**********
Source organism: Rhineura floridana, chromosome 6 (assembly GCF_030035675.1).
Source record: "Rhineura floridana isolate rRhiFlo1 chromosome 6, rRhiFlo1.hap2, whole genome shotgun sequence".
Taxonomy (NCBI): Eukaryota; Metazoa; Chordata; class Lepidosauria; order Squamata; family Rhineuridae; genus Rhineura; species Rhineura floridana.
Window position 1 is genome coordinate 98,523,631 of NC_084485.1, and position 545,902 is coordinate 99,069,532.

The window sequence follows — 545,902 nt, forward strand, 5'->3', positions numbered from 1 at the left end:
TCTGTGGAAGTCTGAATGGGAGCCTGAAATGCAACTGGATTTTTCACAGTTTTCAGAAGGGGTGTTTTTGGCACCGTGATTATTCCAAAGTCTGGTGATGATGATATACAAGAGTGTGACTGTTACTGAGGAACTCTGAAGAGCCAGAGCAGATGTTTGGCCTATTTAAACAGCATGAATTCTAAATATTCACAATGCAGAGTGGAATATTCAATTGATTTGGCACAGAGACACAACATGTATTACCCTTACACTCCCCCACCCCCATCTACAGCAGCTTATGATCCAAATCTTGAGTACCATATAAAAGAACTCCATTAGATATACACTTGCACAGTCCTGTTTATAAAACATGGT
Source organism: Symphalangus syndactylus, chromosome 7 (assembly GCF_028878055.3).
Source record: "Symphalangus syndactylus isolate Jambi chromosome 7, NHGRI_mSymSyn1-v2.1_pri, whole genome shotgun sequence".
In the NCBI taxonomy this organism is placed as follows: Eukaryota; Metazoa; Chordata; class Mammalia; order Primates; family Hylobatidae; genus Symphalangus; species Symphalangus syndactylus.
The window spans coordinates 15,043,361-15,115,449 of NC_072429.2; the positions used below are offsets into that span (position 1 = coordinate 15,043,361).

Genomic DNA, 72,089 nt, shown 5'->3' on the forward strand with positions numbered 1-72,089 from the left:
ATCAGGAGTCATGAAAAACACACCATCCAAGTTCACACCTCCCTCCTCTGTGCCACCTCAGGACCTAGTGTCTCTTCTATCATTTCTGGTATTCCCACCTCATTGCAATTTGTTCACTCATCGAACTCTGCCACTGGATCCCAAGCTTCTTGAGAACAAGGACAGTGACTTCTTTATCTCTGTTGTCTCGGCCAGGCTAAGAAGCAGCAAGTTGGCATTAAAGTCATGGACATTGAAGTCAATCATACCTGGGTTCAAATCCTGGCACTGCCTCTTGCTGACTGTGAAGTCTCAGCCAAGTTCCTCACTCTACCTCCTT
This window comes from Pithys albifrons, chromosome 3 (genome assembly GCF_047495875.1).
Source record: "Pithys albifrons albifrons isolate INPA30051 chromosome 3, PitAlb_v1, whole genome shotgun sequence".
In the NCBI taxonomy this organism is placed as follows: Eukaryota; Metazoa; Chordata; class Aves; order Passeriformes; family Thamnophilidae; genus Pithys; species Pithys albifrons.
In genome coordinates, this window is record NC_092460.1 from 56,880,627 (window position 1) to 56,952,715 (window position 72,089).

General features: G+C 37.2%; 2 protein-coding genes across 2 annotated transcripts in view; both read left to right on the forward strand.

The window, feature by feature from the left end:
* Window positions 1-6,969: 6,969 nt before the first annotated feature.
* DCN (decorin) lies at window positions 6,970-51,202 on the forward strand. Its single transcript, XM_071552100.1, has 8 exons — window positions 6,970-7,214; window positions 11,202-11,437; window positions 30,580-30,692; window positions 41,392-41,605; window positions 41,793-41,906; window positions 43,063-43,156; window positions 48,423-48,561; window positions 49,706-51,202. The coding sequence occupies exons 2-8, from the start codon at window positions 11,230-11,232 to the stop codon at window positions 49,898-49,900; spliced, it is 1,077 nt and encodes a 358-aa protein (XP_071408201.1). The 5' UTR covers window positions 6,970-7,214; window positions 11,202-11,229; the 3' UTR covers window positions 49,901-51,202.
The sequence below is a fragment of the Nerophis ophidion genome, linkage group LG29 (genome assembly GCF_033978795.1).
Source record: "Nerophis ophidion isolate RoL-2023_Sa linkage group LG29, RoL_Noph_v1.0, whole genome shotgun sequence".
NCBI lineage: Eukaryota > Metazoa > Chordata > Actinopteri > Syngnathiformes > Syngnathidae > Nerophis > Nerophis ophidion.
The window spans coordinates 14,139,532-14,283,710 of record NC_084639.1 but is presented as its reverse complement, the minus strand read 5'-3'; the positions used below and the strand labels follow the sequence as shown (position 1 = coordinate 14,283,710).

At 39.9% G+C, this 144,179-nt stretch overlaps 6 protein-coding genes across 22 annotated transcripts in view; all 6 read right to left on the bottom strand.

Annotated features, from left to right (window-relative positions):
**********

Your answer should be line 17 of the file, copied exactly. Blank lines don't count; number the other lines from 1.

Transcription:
General features: G+C 37.2%; 2 protein-coding genes across 2 annotated transcripts in view; both read left to right on the forward strand.